|The Trophy Bag Kooler System is a great way to not only keep your game clean but also cool.|
For many hunters, a winter's supply of tasty, low-fat and healthy game meat for the family is the main reason they pursue deer, moose, elk, caribou, sheep or bear each year. For others, the quest to harvest a trophy animal is their main motivation, and the venison is secondary. In fact, many hunters even end up donating their meat to local soup kitchens or other organizations such as Farmers and Hunters Feeding the Hungry to help feed those in need. Regardless of what you wish to do with your game meat, it is incumbent upon you to take care of it from the moment your quarry is down. In fact, it is the law, as it is an offense in most jurisdictions to abandon or otherwise allow the edible flesh of any game animal to spoil. Here are some tips:
- Plan Ahead. Whether you are hunting in your backyard or a long way from home, think about how you are going to get your meat home. If you are using a guide/outfitter, ask about local butchers or meat lockers. If you are driving, make sure you have a cooler big enough to transport your meat. If flying, check your airline's website for their rules in terms shipping containers, weight limits, cost, etc.
- Be Prepared. As with many things in hunting, prior preparation is the key, especially if you are hunting during the early season when temperatures are mild and meat can spoil the quickest. One of the best ideas I've seen in a long time is the Trophy Bag Kooler System, which apparently does an incredible job of keeping your animal clean and cool, both in the field and during transport.
- Have the Right Tools. If you are deer hunting and are planning to have your meat professionally butchered, you can probably get by with a just a folding knife to gut the animal. If you are hunting moose, however, and plan to do most of the butchering yourself and in the field, you are going to need a lot more serious additional tools, including skinning knives, bone saws, etc. A great option is one of the many fine quality game processing sets that are now available that contain everything you will need in a handy carrying case to put in your field pack.
- How To. Having the right tools is only half the battle. Knowing what to do is just as important. Whether you are just gutting your animal, or skinning, quartering and butchering it yourself as well, many of the manufacturers of the various tools mentioned above have some great how-to information on their websites. There are also countless videos on YouTube that illustrate various ways of doing just about everything there is to do when it comes to caring for your game.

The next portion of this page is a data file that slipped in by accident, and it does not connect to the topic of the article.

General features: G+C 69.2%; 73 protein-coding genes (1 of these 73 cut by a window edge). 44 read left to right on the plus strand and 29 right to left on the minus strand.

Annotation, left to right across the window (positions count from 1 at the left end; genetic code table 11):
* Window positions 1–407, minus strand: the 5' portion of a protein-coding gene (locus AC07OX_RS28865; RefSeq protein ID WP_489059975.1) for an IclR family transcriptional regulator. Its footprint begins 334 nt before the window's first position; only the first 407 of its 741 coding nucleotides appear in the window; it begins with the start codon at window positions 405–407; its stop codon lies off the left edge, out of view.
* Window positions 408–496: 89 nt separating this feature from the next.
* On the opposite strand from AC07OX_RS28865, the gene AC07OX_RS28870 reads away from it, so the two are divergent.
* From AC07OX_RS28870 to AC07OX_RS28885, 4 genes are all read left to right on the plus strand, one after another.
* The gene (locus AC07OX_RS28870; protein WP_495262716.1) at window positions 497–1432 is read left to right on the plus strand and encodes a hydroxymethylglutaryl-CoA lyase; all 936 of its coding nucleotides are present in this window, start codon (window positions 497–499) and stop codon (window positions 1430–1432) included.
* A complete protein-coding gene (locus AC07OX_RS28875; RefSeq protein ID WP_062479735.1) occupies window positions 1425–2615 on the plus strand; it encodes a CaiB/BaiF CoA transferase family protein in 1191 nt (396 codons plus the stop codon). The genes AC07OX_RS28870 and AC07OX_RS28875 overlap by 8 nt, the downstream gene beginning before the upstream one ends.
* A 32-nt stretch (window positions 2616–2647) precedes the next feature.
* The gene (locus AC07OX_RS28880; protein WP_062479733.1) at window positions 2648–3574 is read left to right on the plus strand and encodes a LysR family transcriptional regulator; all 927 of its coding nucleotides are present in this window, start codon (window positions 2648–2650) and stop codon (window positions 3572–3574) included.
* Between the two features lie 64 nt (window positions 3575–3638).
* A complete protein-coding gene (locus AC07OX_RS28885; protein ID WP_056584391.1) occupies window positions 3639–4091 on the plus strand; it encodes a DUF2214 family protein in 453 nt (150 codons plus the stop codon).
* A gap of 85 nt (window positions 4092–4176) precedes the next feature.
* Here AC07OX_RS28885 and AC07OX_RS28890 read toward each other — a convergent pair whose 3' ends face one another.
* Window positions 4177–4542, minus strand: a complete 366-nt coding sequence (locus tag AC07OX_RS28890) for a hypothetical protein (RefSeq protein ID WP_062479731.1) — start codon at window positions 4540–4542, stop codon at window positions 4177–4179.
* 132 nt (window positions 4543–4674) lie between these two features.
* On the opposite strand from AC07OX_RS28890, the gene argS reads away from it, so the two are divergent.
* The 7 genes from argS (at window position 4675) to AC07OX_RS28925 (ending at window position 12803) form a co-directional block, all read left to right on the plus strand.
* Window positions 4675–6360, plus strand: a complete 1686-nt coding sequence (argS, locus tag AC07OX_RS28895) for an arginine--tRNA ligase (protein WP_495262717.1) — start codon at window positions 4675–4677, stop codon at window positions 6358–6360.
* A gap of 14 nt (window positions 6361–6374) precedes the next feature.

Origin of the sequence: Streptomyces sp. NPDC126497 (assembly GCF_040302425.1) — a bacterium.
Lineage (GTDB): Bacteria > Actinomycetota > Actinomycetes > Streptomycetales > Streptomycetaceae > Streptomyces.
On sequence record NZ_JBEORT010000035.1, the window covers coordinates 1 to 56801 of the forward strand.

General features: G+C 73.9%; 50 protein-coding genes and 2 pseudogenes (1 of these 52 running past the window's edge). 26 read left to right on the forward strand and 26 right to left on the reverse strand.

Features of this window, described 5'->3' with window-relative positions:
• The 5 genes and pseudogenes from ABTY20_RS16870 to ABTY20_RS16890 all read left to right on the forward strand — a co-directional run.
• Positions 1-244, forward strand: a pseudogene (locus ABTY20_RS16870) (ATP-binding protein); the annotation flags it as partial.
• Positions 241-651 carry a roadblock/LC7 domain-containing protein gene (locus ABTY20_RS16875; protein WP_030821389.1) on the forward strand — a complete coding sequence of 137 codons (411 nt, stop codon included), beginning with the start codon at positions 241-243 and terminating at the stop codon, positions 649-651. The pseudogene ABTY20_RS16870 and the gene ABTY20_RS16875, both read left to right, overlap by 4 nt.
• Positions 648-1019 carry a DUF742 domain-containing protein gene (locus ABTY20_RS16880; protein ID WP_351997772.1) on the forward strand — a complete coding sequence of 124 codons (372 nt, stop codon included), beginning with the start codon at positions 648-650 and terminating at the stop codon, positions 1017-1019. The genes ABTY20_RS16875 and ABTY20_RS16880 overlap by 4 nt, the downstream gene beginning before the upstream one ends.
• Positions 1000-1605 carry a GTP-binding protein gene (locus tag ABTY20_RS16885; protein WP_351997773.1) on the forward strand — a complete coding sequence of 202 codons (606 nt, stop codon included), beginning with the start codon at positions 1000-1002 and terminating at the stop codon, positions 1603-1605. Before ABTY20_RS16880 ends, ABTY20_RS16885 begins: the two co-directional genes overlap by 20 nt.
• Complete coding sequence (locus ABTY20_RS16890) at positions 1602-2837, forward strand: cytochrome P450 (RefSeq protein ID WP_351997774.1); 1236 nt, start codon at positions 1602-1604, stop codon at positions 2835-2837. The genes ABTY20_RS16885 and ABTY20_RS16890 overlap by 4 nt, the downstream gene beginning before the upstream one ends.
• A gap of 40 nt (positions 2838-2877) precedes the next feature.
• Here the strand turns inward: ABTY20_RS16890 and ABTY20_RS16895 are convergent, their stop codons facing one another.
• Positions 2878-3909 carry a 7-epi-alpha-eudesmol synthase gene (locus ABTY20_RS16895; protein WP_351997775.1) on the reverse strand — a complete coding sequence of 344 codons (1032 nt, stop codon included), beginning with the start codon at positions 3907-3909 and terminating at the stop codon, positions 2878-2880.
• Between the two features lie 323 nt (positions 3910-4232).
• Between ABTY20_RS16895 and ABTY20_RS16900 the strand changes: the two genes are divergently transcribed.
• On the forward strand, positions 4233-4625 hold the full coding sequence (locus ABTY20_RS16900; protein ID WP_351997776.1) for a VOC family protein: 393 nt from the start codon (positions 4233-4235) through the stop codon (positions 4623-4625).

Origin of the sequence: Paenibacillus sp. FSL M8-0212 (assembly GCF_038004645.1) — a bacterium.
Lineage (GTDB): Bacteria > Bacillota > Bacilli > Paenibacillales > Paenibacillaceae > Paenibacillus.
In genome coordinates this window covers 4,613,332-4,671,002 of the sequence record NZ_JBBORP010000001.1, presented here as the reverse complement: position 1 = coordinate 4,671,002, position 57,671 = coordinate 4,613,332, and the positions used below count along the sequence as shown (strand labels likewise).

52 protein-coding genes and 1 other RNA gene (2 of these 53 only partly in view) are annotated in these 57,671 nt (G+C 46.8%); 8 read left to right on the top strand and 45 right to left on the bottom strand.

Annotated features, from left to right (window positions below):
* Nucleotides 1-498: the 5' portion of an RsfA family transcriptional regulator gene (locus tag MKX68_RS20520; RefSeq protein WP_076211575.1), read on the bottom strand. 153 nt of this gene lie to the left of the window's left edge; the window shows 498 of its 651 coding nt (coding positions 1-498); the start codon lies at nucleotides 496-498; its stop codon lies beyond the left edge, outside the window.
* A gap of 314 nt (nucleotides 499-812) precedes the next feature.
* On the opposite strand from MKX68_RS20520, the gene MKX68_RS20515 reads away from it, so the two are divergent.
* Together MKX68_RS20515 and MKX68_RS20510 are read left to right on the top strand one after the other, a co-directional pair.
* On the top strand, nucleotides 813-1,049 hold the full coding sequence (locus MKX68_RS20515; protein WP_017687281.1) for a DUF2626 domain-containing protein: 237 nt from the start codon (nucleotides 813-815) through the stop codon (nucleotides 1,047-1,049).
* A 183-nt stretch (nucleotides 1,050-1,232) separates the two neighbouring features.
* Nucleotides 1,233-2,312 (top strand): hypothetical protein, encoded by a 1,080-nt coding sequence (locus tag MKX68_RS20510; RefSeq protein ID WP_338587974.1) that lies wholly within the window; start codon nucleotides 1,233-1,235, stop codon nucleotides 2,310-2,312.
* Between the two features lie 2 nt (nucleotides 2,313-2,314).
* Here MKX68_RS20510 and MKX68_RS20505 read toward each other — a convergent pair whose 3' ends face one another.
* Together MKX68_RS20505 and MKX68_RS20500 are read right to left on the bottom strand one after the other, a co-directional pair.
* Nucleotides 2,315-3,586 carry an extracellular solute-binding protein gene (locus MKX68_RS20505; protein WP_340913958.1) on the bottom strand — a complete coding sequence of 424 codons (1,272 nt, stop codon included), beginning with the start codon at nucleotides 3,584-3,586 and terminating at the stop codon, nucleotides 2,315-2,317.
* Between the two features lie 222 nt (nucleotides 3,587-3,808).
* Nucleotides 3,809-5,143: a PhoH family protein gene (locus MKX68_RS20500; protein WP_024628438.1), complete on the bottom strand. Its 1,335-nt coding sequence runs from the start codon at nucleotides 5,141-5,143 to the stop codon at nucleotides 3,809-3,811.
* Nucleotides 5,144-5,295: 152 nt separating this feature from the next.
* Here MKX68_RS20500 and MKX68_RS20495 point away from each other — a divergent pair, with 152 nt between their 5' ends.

- Keep it Clean. Once you've got your animal skinned, you need to be careful to keep the meat clean and free of bugs. Cheese cloth or other such game bags for deer and for elk do a good job overall, and hunters have been sprinkling black pepper on their animal carcasses for decades to keep blow flies from landing and laying eggs.
- Know the Law. Due mainly to concerns over such things as Chronic Wasting Disease, most jurisdictions now have laws dealing with the importation, or even just onward transportation, of animal parts from outside jurisdictions. Research those rules and abide by them, as well as regulations in the jurisdiction you are hunting pertaining to transporting your animal with proper tags or licensing information visible, evidence of sex, etc.
- Immediate Tracking. Bowhunters are taught almost from birth that any deer shot in the afternoon that doesn't drop within sight must be left overnight to expire, rather than tracked and recovered immediately. This is something that I admit I was a proponent of for many years, due in part to the fact that I do most of my hunting in cold weather when spoilage of meat is less of a concern. But I recently had my eyes opened to the fact that this practice can and does result in a lot of spoiled meat, especially during early season hunts, and this is quickly becoming a pet peeve of mine. Another very real problem in many areas is coyotes getting to the deer first and leaving little for the hunter to recover. I realize that pushing a deer after a marginal shot can result in the animal travelling much further than it may have otherwise, thus reducing the chances of recovering. I'm just suggesting that each situation should be considered in the context of all its circumstances and a reasoned decision made whether to track immediately or leave overnight.